If just single 3 watt LEDs you are wanting to use then you need to design a circuit with a current limiting resistor to use that controller. You can design the correct circuit and resistance value by going here

    BUT, this is not the best method for controlling high current LEDs, what you need is a constant current driver as this is the best method for controlling LEDs because LEDs are current driven devices, so controlling current is the most important factor. This will ensure you have the correct current at all times unless the voltage drops below the value that the constant current driver can maintain that current and will ensure your LEDs will run reliably.
     
  5. OP
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    sjim

    sjim New Elf

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  6. fasteddy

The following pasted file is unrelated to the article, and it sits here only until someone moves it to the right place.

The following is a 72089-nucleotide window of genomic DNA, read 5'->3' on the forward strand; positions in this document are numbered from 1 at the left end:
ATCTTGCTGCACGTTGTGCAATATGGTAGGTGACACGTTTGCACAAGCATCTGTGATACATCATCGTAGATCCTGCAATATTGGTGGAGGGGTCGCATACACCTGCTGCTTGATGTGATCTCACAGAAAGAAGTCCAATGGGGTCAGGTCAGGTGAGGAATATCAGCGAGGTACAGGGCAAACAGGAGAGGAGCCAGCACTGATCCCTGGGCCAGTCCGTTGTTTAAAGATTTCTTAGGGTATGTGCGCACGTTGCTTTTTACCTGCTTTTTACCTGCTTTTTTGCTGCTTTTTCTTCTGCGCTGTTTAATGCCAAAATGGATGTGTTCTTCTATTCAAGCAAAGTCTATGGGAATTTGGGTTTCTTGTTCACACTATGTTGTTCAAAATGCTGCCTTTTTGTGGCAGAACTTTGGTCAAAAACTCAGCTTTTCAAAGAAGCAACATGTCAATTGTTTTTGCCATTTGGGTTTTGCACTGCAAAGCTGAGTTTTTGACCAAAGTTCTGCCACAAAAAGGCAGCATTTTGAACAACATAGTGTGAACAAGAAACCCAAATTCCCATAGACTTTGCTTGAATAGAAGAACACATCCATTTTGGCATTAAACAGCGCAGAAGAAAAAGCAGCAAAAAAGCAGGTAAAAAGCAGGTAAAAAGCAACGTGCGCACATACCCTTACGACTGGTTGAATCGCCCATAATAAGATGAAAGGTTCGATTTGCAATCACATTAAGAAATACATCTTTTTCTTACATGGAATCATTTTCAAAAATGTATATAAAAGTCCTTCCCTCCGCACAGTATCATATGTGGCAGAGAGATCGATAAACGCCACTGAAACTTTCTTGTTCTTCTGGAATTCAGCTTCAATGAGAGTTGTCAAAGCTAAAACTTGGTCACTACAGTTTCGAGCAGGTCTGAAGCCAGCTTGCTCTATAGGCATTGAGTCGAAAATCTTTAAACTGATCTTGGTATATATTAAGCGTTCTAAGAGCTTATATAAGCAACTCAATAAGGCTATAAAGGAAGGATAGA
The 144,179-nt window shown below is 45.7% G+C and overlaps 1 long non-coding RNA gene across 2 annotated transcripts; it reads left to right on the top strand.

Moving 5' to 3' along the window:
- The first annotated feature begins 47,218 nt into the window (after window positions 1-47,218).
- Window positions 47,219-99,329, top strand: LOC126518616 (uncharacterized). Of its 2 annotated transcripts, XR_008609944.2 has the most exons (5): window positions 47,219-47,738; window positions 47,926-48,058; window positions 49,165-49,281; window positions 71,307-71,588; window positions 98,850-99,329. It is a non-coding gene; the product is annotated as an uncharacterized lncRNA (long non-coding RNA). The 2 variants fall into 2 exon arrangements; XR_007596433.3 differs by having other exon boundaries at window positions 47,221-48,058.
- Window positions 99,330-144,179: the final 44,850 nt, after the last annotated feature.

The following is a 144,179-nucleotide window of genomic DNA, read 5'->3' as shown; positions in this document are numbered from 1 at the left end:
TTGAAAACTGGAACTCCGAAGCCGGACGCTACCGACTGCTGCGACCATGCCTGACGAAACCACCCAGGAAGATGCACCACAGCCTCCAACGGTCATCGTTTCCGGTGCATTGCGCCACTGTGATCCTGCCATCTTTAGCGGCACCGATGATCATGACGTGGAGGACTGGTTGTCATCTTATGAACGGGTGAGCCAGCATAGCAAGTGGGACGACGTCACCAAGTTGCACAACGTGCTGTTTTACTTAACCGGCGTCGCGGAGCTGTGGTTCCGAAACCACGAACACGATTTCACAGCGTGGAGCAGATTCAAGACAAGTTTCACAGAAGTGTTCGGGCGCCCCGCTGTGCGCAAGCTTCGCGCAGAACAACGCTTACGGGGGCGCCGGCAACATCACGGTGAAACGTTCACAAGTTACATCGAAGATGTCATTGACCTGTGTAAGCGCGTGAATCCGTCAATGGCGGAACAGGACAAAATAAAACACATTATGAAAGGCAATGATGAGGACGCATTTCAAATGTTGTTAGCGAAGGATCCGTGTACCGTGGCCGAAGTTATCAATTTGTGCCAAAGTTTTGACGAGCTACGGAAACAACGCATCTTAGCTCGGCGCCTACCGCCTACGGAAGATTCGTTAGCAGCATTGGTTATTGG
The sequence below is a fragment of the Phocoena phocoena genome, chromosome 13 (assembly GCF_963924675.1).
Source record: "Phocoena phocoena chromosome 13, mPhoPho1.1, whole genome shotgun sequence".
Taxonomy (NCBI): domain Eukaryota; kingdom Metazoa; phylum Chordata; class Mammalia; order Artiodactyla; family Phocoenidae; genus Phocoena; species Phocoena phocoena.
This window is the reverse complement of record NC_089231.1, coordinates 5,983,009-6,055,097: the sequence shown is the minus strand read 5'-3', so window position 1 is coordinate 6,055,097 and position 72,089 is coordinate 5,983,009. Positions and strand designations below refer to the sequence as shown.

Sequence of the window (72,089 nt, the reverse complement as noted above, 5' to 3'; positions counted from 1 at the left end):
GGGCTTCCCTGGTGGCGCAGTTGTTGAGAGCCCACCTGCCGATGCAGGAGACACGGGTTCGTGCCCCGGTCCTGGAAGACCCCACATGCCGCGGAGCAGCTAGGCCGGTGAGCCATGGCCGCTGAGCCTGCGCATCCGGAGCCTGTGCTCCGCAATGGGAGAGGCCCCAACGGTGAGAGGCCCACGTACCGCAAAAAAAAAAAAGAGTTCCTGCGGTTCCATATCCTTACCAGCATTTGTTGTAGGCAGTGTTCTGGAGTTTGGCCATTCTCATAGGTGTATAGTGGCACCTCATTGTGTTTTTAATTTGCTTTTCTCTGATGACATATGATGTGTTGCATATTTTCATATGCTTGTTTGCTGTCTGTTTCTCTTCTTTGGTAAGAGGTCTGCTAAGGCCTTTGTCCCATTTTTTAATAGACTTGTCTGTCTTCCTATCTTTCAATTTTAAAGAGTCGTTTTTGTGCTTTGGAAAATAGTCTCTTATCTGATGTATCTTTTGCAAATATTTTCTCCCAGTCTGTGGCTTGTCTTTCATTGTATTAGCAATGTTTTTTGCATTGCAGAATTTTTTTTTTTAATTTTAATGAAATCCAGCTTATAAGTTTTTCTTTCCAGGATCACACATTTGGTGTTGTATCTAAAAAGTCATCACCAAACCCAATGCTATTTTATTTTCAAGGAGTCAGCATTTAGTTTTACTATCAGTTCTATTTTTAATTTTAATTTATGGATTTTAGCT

fasteddy I have C.L.A.P Global Moderator Generous Elf

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    That controller wont do unless you make up an LED circuit that matches the voltage and has a resistor that will match the current needed to drive that LED circuit.
     
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    sjim

    sjim New Elf

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    darnit, ok...be ignorant here, so, the RGB's in the led strips are different than say single 3w RGBs..etc. So each RGB would need it's own board and resistors?
     
  8. David_AVD

    David_AVD Bite my shiny metal ass!

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    I agree with Eddy. Those 3W bare LEDs will need a constant current driver. You can't just hang them on the output of a standard DC controller.